William Safire writes a New York Times column entitled “On Language” in which he explores the evolving meaning of commonly used words. His March 9 installment discusses our favorite word: embedded . Unfortunately, to read it you register on the site and pay a fee.
Mr. Safire tackles a usage rooted in the current Iraq conflict. He quotes Newsweek 's Verne Gay: “[embedded is] military jargon for a reporter who is to be stationed with a 'unit', which is more jargon for a division, or corps, or perhaps an aircraft carrier group. Hundreds of reporters will be embedded in units during a war in Iraq.”
This is an interesting and novel use of embedded . But Mr. Safire, the nation's most recognized language guru, completely missed its most important definition, the one that defines our industry, and that has reshaped our world, as well as the world of that very military he describes.
In a very unscientific poll I conducted on a street corner here in Baltimore, not one of the dozen random folks I asked knew of embedded in the context of embedded systems.
I long ago gave up describing my job at parties, instead telling folks I'm an engineer. Their eyes immediately glaze over for a moment till they turn to talk to someone, anyone, else.
I bet Mr. Safire thought about his column while driving a car chock full of microcontrollers. He might have called it in via a cell phone employing a DSP and a 32-bit processor, while his microwave electronically counted down the minutes till breakfast was cooked. Pundits predict that by 2005 the average home will have 280 microprocessors. A few of those will be in PCs, but clearly the vast majority will be embedded devices. A fabric of smart electronics, all enabled by embedded systems, enrich our lives. Mostly. Admittedly some just add needless complexity. But no person is untouched by the fruits of our labors.
I looked up the word embedded in the Oxford English Dictionary (OED), a 20 volume set which forms the definitive description of the English language. This tome was originally published in a massive effort between 1884 and 1928. (For a fascinating biography of the OED read The Professor and the Madman by Simon Winchester, a tale of two of the principal characters, one of whom went bonkers and cut off his… well, let's say it's not a book for the squeamish.)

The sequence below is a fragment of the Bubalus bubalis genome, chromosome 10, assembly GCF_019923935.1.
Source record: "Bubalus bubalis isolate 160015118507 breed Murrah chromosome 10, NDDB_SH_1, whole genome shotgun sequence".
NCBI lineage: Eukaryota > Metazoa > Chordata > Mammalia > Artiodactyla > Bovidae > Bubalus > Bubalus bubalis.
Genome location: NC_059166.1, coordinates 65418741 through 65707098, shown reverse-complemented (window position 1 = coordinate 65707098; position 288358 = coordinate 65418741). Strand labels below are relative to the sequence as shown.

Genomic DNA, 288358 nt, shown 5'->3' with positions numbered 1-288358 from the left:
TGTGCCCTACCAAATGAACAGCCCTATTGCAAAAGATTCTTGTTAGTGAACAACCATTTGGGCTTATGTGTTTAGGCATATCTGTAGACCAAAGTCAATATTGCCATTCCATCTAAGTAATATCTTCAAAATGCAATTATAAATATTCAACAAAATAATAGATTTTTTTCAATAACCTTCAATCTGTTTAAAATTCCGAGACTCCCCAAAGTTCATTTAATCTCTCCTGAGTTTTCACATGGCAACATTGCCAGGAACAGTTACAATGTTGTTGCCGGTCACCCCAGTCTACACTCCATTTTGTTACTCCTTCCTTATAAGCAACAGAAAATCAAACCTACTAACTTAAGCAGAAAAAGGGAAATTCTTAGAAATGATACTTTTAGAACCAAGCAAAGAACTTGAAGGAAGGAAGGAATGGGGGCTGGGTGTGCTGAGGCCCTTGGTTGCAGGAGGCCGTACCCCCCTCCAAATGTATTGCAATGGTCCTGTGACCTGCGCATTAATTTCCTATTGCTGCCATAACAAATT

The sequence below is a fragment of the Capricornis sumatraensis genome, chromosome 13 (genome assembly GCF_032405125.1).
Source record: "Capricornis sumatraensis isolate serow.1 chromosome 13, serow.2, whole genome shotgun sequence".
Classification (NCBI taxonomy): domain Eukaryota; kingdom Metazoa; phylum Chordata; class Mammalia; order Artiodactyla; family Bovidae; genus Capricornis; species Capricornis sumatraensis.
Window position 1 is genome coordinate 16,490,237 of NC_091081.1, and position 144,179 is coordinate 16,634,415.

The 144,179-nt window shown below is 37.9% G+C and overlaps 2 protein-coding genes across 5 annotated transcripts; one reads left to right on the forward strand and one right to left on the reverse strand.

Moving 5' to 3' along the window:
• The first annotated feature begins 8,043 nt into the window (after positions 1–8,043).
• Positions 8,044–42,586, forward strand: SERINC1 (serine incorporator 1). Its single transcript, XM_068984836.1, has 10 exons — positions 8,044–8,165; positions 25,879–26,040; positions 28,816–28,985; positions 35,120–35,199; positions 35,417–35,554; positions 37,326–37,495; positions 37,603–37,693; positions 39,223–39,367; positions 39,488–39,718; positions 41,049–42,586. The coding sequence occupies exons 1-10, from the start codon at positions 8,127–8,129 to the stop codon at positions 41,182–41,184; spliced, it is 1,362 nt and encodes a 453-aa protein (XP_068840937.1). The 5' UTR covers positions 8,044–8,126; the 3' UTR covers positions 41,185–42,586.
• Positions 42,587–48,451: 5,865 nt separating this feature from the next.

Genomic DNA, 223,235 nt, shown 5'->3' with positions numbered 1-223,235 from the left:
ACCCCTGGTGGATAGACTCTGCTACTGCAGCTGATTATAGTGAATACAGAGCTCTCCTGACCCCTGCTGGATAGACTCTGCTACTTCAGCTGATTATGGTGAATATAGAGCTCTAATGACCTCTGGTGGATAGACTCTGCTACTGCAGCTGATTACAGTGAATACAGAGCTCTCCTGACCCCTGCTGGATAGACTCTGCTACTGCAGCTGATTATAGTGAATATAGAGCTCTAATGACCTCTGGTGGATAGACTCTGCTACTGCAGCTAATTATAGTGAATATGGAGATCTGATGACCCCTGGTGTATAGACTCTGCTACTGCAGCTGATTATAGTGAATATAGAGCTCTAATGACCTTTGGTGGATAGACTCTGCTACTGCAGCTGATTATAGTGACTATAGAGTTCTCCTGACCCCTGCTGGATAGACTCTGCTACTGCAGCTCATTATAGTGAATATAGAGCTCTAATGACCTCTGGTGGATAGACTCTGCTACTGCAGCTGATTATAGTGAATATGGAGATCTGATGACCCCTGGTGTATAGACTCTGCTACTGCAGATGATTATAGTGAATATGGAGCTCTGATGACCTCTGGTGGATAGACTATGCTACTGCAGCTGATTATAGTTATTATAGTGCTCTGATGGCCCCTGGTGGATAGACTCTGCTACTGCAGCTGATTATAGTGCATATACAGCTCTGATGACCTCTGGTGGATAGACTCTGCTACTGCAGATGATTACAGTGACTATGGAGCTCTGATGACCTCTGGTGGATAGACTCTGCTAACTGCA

The OED defines embedded as: “To fix firmly in a surrounding mass of some solid material”. Apparently both embedded and imbedded are equally valid words, though the former is the more common form. Credit for the first usage goes to imbedded , which appeared in a biology book in 1778. Embedded appeared in 1794 in a text on natural history. Two hundred years ago random spelling was common and accepted, so the two words, which sound the same, received equal play till the modern era.
Subsequent OED supplementary volumes don't improve this definition. There's not a hint of any electronics context.
Of 12 on-line dictionaries I searched only Wikipedia had anything to say about embedded systems. But of course Wikipedia is more encyclopedia than dictionary, one created and maintained by techies like us.
We're still working in a field whose name isn't part of the English lexicon. We can't get no respect!
One last note: immediately following embedded in the OED comes embedlam , which means “to drive mad”. Surely that's an appropriate description of the final phase of any embedded development project.
Jack G. Ganssle is a lecturer and consultant on embedded development issues. He conducts seminars on embedded systems and helps companies with their embedded challenges. He founded two companies specializing in embedded systems. Contact him at . His website is .